Any time a company trades at a dramatic discount, it is important to look at the reasons. Genworth Financial, for example, has fallen recently as it tries to divest itself of some poor performing segments. It also joined Lincoln National in running into some problems last fall as the state of New York began investigating the practice of captive insurance and managing risk. Assurant felt the wrath of Hurricane Sandy last October and has seen a (hopefully) short-term impact from claims arising from that storm.

Foolish bottom line
Because my primary focus tends to be in the financial sector, over the next few weeks, I will take a closer look at the 27 financial companies that are "cheap" according to Graham and determine if they have potential beyond a cheap valuation. As in the case of Assurant, it could simply be short-term forces bringing down the price, or it could be something that could linger with the company for the long term.

While I will focus primarily on financials, that doesn't mean that you can't look at the other 19 companies in the S&P 500 that are currently trading at a discount to their Graham numbers. I personally think the Graham number is a useful jumping-off point when first looking at a stock, and it doesn't require a whole lot of effort to calculate.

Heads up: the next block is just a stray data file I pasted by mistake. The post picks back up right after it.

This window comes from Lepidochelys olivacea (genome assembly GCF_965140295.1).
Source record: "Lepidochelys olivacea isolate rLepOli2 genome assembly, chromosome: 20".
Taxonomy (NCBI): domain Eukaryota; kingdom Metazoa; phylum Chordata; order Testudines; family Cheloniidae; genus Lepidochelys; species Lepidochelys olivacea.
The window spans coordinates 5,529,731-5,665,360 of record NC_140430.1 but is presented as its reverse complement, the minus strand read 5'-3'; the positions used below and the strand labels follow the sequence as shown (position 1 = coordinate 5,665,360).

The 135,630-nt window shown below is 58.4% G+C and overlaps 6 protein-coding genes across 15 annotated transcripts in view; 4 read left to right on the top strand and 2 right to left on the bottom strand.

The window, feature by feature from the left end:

Though it didn't make the top five, American International Group still trades at a discount to its own Graham number valuation, but that could be for different reasons. After bringing the financial world to its knees, most investors are wary about owning a stake in AIG today. We'll fill you in on both reasons to buy and reasons to sell AIG, and what areas AIG investors need to watch going forward. Just click here now for instant access.

Help us keep this a respectfully Foolish area! This is a place for our readers to discuss, debate, and learn more about the Foolish investing topic you read about above. Help us keep it clean and safe. If you believe a comment is abusive or otherwise violates our Fool's Rules, please report it via the Report this Comment icon found on every comment.

• ###### Report this Comment On October 16, 2013, at 2:57 AM, Ravenor wrote:

Sir,

Which calculation is the correct way to find the 'Graham number'?

In your second paragraph you wrote, 'In an ideal situation, the P/E ratio and P/B ratio multiplied together should not exceed 22.5, with a maximum P/E of 15 and P/B of 1.5. '

P/E x P/B= Graham number (and be less than or equal to 22.5).

In your fourth paragraph you have the 'pretty straightforward' formula:

P/E x P/B= result x 22.5 (then take the square root of the result).

I'm new to investing and I am looking for a stock valuation metric to incorporate into my investing parameters. I like these, but I am uncertain which one is correct from your article.

Thanks.

Ravenor

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Robert Eberhard
TMFGuruEbby

Recent finance graduate still looking for work so I figured that I would write a bit in the meantime. Follow me on Twitter @GuruEbby